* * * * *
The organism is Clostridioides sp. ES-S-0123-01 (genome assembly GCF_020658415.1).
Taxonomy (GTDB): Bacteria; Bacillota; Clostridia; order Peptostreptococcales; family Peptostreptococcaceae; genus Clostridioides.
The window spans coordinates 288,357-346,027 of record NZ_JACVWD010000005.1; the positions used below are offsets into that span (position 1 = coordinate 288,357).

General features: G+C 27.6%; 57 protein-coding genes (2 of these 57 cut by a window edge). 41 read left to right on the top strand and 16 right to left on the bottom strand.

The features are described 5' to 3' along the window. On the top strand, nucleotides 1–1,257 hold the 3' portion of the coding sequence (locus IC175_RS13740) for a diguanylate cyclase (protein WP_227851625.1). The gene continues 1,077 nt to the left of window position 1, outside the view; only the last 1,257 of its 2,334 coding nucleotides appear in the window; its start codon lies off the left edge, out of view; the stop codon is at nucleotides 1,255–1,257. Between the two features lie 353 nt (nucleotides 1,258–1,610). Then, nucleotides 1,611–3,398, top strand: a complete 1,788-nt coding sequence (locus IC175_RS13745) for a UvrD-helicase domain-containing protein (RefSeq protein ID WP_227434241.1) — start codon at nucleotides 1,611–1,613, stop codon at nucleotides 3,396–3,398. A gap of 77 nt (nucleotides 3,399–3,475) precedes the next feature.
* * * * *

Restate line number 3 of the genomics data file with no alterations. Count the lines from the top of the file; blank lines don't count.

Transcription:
The window spans coordinates 288,357-346,027 of record NZ_JACVWD010000005.1; the positions used below are offsets into that span (position 1 = coordinate 288,357).